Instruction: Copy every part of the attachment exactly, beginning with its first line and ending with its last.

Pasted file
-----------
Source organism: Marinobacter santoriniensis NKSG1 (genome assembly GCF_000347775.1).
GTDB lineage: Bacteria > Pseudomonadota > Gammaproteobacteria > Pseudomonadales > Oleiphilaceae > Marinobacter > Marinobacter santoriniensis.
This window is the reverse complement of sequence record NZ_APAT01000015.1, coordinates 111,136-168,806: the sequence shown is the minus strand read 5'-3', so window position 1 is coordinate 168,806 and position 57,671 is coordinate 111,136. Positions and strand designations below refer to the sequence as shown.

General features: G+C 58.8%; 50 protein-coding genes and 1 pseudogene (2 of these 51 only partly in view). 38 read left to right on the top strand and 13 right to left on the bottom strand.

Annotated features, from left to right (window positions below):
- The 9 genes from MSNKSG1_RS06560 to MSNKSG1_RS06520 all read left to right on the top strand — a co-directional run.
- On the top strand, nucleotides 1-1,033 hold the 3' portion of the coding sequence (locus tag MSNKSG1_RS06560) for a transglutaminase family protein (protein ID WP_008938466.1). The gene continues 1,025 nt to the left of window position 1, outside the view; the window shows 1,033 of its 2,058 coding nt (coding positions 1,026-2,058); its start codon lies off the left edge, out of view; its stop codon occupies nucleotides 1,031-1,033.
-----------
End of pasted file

Source organism: Marinobacter santoriniensis NKSG1 (genome assembly GCF_000347775.1).
GTDB lineage: Bacteria > Pseudomonadota > Gammaproteobacteria > Pseudomonadales > Oleiphilaceae > Marinobacter > Marinobacter santoriniensis.
This window is the reverse complement of sequence record NZ_APAT01000015.1, coordinates 111,136-168,806: the sequence shown is the minus strand read 5'-3', so window position 1 is coordinate 168,806 and position 57,671 is coordinate 111,136. Positions and strand designations below refer to the sequence as shown.

General features: G+C 58.8%; 50 protein-coding genes and 1 pseudogene (2 of these 51 only partly in view). 38 read left to right on the top strand and 13 right to left on the bottom strand.

Annotated features, from left to right (window positions below):
- The 9 genes from MSNKSG1_RS06560 to MSNKSG1_RS06520 all read left to right on the top strand — a co-directional run.
- On the top strand, nucleotides 1-1,033 hold the 3' portion of the coding sequence (locus tag MSNKSG1_RS06560) for a transglutaminase family protein (protein ID WP_008938466.1). The gene continues 1,025 nt to the left of window position 1, outside the view; the window shows 1,033 of its 2,058 coding nt (coding positions 1,026-2,058); its start codon lies off the left edge, out of view; its stop codon occupies nucleotides 1,031-1,033.